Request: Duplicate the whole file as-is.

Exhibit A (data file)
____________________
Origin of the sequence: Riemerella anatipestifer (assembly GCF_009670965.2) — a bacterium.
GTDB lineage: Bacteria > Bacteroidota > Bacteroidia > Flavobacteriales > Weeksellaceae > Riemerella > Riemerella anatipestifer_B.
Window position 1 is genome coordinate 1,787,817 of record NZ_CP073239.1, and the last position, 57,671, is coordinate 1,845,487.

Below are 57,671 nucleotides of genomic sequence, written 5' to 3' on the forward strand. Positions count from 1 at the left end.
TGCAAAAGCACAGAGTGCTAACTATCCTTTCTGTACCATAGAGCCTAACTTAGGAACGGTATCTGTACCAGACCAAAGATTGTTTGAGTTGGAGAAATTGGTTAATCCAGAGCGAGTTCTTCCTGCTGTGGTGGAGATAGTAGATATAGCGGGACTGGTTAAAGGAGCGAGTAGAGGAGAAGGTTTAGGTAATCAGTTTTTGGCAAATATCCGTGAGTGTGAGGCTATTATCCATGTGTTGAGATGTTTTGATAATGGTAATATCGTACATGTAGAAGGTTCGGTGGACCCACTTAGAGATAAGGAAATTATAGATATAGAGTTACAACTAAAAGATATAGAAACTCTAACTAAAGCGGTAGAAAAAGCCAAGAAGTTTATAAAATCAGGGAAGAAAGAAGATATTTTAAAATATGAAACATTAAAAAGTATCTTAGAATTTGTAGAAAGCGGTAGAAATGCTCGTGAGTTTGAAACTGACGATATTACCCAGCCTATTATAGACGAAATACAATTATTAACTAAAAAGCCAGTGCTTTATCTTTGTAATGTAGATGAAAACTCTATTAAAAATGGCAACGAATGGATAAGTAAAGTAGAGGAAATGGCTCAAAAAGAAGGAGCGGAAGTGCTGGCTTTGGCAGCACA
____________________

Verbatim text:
Origin of the sequence: Riemerella anatipestifer (assembly GCF_009670965.2) — a bacterium.
GTDB lineage: Bacteria > Bacteroidota > Bacteroidia > Flavobacteriales > Weeksellaceae > Riemerella > Riemerella anatipestifer_B.
Window position 1 is genome coordinate 1,787,817 of record NZ_CP073239.1, and the last position, 57,671, is coordinate 1,845,487.

Below are 57,671 nucleotides of genomic sequence, written 5' to 3' on the forward strand. Positions count from 1 at the left end.
TGCAAAAGCACAGAGTGCTAACTATCCTTTCTGTACCATAGAGCCTAACTTAGGAACGGTATCTGTACCAGACCAAAGATTGTTTGAGTTGGAGAAATTGGTTAATCCAGAGCGAGTTCTTCCTGCTGTGGTGGAGATAGTAGATATAGCGGGACTGGTTAAAGGAGCGAGTAGAGGAGAAGGTTTAGGTAATCAGTTTTTGGCAAATATCCGTGAGTGTGAGGCTATTATCCATGTGTTGAGATGTTTTGATAATGGTAATATCGTACATGTAGAAGGTTCGGTGGACCCACTTAGAGATAAGGAAATTATAGATATAGAGTTACAACTAAAAGATATAGAAACTCTAACTAAAGCGGTAGAAAAAGCCAAGAAGTTTATAAAATCAGGGAAGAAAGAAGATATTTTAAAATATGAAACATTAAAAAGTATCTTAGAATTTGTAGAAAGCGGTAGAAATGCTCGTGAGTTTGAAACTGACGATATTACCCAGCCTATTATAGACGAAATACAATTATTAACTAAAAAGCCAGTGCTTTATCTTTGTAATGTAGATGAAAACTCTATTAAAAATGGCAACGAATGGATAAGTAAAGTAGAGGAAATGGCTCAAAAAGAAGGAGCGGAAGTGCTGGCTTTGGCAGCACA